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alliance allies ambition amongst ancient appear assembly assignats Austrian Netherlands authority body Brissot Britain called cause character conduct consider constitution court crown danger declaration dignity disposition dreadful duke of Bedford Duke of Portland duty effect emperour enemy England errour Europe evil exist expence faction favour force foreign France French French revolution friends give grace Holland honour hope house of commons Increase to 1790 interest jacobin jacobin clubs justice king king of Prussia kingdom labour liberty Lord Lord Keppel Lord Malmesbury majesty manner matter means ment mind ministers mode monarchy moral murder nation nature never object opinion Paris parliament party peace persons political politicks present princes principles proceedings publick reason regard regicide religion republick revolution ruin shew sort sovereign Spain spirit suffer thing tion treaty whilst whole wholly wish
Page 260 - What the state ought to take upon itself to direct by the public wisdom, and what it ought to leave, with as little interference as possible, to individual discretion.
Page 350 - All men that are ruined, are ruined on the side of their natural propensities. There they are unguarded. Above all, good men do not suspect that their destruction is attempted through their virtues.
Page 292 - ... endangers the safety of that constitution which secures his own utility or his own insignificance ; or how he discourages those, who take up, even puny arms, to defend an order of things, which, like the sun of heaven, shines alike on the useful and the worthless. His grants are ingrafted on the public law of Europe, covered with the awful hoar of innumerable ages.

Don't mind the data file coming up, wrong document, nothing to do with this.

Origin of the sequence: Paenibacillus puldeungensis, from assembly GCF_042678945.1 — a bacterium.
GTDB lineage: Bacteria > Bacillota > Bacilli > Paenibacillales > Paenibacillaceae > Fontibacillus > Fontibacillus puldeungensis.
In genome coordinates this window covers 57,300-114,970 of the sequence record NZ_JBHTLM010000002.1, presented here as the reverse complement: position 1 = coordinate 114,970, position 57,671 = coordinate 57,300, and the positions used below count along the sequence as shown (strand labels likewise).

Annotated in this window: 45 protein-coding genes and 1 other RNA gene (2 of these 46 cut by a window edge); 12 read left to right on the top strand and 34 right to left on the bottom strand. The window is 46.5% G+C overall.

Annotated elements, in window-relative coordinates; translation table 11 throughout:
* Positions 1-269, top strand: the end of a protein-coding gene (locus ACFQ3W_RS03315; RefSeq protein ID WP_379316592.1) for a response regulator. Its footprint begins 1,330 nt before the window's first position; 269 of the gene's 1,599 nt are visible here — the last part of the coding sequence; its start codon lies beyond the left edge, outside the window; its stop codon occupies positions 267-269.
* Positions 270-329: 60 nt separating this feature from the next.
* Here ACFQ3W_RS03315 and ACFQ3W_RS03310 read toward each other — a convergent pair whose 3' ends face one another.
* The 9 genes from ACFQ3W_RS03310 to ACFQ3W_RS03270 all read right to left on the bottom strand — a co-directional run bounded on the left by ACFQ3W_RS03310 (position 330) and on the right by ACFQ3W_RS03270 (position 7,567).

Page 368 - Manners are what vex or sooth, corrupt or purify, exalt or debase, barbarize or refine us, by a constant, steady, uniform, insensible operation, like that of the air we breathe in. They give their whole form and colour to our lives. According to their quality, they aid morals, they supply them, or they totally destroy them.
Page 344 - Then shall they begin to say to the mountains, Fall on us ; and to the hills, Cover us. For if they do these things in the green tree, what shall be done in the dry ? And there were also two others, malefactors, led with him to be put to death.
Page 318 - If we command our wealth, we shall be rich and free : if our wealth commands us, we are poor indeed.
Page 291 - ... in generosity, in humanity, in every liberal sentiment and every liberal accomplishment, would not have shown himself inferior to the Duke of Bedford, or to any of those whom he traces in his line. His Grace very soon would have wanted all plausibility in his attack upon that provision which belonged more to mine than to me. HE would soon have supplied every deficiency, and symmetrized every disproportion.
Page 293 - ... low fat Bedford level will have nothing to fear from all the pickaxes of all the levellers of France. As long as our sovereign lord the king, and his faithful subjects, the lords and commons of this realm — the triple cord which no man can break...